March 01, 2019 at 07:19AM by CWC

When I wake up in the morning the first thing I do is stretch out my arms, my legs, and crack my back. That’s the extent of prepping my body for the day ahead though something I know I’m likely falling short on since my back and neck are likely the most strained parts of my body. And I know this isn’t just me either—there’s a reason we’re all so obsessed with our posture and the 21st-century boogeyman that is tech neck.

According to Alain Saint-Dic, trainer at Stretch Relief, there are many other reasons that you could be feeling discomfort in your neck. “The first form can come as acute pain, such as being involved in something that causes impact (ex. car accident or contact sport), or rapid movement in the neck area which is surrounded by tight muscles groups, leading to a strain.” The second type of neck strain and tension is the more common one and comes from things like postural issues, or “by constantly leaning your head forward to look at a computer screen or phone, spending long periods of time driving, or sleeping in an awkward position.” 

In general, Saint-Dic says that prevention is always better than treatment, which is why he advocates “stretching regularly when you wake up in the morning, or before you go to sleep every night.” But stretching your neck is not a cure for a serious issue, and if you suspect you’re dealing with something more serious you should always see a doctor. 

Also, Saint-Dic says that if you experience something like sudden pain or severe discomfort see a health-care professional “to make sure there aren’t any skeletal issues or nerve damage.” The symptoms you should look out for in these scenarios are “very limited range of motion, shooting pains, and pain accompanied by blurry vision or headaches.” He says even outside of these you should try to asses your pain level on a scale from 1–10 (1 being the lowest and 10 being the highest). If you’re at a 6 or above you should see a medical professional immediately.

But if you’re just looking for exercises to work out those tech-neck kinks or some mild discomfort from sleeping on the wrong side of the bed, here are some neck stretching exercises to try out.

1. The Straight Chin Tuck

This is a common exercise and one you might even do regularly in certain workout classes. The straight chin tuck is useful for aligning the head above the spine and counteracting some of the Quasimodo-like effects of bad posture. It should help improve your neck’s strength and flexibility. Below is Saint-Dic’s outline for how to do the exercise.

Step 1: Pinch your shoulder blades back and sit tall to assume a neutral posture.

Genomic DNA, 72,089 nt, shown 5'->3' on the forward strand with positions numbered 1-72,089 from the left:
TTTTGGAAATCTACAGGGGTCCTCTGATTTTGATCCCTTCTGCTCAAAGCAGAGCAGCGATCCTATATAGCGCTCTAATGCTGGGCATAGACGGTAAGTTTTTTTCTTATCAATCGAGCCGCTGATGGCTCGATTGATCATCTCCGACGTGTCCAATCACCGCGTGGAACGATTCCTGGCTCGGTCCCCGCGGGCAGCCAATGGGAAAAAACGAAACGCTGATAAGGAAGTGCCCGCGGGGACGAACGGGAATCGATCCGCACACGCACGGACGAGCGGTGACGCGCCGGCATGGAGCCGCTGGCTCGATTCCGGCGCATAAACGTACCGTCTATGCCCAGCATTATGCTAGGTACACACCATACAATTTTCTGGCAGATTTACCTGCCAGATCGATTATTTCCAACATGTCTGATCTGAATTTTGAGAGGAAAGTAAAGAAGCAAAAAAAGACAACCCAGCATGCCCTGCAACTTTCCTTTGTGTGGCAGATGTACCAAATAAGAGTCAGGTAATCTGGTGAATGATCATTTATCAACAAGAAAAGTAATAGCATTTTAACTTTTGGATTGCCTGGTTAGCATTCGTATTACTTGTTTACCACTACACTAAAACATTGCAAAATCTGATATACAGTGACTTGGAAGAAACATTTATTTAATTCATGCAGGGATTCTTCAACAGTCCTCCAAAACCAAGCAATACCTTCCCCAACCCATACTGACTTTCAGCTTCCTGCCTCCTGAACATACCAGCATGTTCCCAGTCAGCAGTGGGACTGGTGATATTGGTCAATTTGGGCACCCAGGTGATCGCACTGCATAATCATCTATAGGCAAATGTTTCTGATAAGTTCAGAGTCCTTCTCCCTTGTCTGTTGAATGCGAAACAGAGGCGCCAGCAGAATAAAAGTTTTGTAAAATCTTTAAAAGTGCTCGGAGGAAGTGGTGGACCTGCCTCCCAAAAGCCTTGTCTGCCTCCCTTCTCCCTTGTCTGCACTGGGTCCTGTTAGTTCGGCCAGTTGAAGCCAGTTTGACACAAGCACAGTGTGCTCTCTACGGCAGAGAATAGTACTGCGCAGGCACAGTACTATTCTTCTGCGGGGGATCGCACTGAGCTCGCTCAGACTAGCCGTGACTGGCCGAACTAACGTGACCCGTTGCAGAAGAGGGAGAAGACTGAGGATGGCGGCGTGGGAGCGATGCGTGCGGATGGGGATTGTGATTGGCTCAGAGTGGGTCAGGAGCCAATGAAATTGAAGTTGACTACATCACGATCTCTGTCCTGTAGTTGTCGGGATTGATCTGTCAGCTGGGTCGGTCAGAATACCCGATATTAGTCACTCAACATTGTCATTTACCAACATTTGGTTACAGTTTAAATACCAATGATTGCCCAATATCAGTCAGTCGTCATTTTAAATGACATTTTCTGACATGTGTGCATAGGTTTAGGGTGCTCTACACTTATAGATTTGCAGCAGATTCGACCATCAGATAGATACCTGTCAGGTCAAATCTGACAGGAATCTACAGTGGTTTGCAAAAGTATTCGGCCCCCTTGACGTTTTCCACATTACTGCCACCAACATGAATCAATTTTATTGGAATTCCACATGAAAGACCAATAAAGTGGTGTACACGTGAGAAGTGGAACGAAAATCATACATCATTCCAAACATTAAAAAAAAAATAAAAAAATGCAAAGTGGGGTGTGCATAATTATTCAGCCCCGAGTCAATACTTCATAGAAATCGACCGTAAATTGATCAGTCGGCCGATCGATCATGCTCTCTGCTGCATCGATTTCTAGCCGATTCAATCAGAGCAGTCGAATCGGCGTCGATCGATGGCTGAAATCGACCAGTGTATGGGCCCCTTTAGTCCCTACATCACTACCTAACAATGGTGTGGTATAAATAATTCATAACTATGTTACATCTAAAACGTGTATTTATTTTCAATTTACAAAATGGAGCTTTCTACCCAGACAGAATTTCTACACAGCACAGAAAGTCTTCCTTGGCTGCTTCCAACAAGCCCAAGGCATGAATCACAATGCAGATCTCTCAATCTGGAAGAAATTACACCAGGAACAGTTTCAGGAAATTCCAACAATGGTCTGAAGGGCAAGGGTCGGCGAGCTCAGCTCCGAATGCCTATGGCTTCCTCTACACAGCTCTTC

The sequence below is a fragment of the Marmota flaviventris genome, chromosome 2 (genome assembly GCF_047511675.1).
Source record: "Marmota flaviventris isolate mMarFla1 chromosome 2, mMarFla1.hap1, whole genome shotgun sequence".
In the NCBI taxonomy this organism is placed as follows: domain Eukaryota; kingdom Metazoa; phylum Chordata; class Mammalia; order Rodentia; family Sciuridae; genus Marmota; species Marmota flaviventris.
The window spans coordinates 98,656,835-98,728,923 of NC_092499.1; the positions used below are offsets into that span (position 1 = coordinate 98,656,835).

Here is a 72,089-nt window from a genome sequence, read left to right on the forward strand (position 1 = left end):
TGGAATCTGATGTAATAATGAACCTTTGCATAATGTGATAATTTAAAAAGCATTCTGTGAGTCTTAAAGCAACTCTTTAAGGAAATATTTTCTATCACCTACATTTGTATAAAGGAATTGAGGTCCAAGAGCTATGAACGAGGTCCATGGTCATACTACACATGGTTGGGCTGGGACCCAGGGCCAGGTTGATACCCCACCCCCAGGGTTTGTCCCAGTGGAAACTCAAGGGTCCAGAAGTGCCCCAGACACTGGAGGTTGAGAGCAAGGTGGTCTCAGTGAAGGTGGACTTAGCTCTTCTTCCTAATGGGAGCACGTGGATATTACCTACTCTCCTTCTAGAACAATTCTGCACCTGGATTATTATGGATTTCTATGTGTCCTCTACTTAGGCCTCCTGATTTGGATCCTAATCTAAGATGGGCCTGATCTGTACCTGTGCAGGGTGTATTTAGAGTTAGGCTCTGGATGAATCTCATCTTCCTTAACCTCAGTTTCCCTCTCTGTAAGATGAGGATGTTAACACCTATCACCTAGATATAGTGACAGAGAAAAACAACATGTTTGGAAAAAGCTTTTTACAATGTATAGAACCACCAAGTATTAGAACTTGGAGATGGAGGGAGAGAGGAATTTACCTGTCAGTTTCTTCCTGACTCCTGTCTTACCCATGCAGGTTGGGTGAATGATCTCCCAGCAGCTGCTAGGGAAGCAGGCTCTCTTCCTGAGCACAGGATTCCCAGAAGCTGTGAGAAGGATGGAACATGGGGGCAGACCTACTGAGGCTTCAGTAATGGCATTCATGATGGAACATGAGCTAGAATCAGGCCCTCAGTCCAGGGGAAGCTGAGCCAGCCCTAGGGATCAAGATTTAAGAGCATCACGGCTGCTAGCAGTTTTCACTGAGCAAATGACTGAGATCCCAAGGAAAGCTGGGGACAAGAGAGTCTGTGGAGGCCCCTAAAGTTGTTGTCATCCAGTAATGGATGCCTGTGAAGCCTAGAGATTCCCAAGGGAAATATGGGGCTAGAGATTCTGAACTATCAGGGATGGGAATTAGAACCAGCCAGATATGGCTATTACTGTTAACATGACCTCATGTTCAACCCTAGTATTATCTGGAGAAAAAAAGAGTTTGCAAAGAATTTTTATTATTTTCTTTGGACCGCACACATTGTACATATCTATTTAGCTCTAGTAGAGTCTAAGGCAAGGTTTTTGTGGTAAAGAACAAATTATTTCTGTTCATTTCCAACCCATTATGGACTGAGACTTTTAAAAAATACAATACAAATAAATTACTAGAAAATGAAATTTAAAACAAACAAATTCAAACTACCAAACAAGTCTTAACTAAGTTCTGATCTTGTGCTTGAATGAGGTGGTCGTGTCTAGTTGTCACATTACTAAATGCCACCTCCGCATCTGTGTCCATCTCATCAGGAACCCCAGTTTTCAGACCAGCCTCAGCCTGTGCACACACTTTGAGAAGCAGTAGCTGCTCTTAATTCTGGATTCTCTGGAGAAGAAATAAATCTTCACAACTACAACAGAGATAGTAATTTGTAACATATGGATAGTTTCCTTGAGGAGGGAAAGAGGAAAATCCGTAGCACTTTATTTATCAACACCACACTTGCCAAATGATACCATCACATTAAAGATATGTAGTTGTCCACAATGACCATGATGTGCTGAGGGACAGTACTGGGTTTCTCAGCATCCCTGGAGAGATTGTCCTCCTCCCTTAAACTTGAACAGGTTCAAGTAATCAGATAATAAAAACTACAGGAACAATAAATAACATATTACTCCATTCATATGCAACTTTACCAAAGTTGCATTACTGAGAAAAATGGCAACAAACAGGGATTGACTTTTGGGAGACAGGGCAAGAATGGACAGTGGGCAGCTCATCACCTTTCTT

Step 2: Carefully tilt your head back to look up at the ceiling.

Step 3: Then proceed to tuck your chin slowly towards your chest. Hold for 45 secs then repeat.

2. Diagonal Chin Tuck (Levator Scapula Stretch)

Your levator scapula is a skeletal muscle at the back and side of your neck and is a common pain point that leads to neck stiffness. Saint-Dic’s exercise for this area, outlined below, can be done a few times a day, more if needed since strengthening this muscle can help prevent further discomfort.

Step 1: Pinch your shoulder blades back and sit tall to assume a neutral posture.

Step 2: Assuming your eyes are facing a 12 o’ clock position, turn your head until your eyes are fixed on a 2 o’ clock position.

Step 3: Bring your right hand to the back of your head and gently pull your chin towards your chest. Hold for 45 secs and repeat on the other side by assuming a 10 o’ clock position.

3. Head pulls to the side 

This exercise is for your trapezius muscle, which extends from your neck all the way down through your back, according to Saint-Dic. Because your traps are related to three major areas—your neck, your shoulder blades, and your back, stiffness in this area can seriously compromise your mobility and comfort. Below, Saint-Dic outlines an easy, two-step solution for strengthening and stretching the area.

Step 1: Pinch your shoulder blades back and sit tall to assume a neutral posture.

Step 2: With your eyes looking directly in front of you, reach over your head to cover your right ear with your left hand, elbow point toward the ceiling. Tilt your head gently to the right side like you’re trying to touch your ear to your shoulder until you feel a stretch in your traps. Hold for 45 secs then repeat on the other side.

4. Head circles

Head circles are an easy exercise you can do pretty much anytime.

Step 1: Drop your head forward.

Step 2: Make slow circles with your head in a clockwise position, fluidly moving from tilting your head forward, rolling your right ear toward your right shoulder, tilting your head back to the wall behind you, then rolling your left ear toward your left shoulder.

Step 3: Stop and hold in place for a few seconds when you feel tightness.

Step 4: Repeat for 30 seconds then reverse the circle in the opposite direction.

Sitting at a desk all day can be damaging to your body. These are the posture tips that will help you banish tech neck and a workout you can do without leaving your desk (or raising eyebrows).

Continue Reading…

Author Tamim Alnuweiri | Well and Good
Selected by iversue

Leave a Reply

Fill in your details below or click an icon to log in:

WordPress.com Logo

You are commenting using your WordPress.com account. Log Out /  Change )

Google photo

You are commenting using your Google account. Log Out /  Change )

Twitter picture

You are commenting using your Twitter account. Log Out /  Change )

Facebook photo

You are commenting using your Facebook account. Log Out /  Change )

Connecting to %s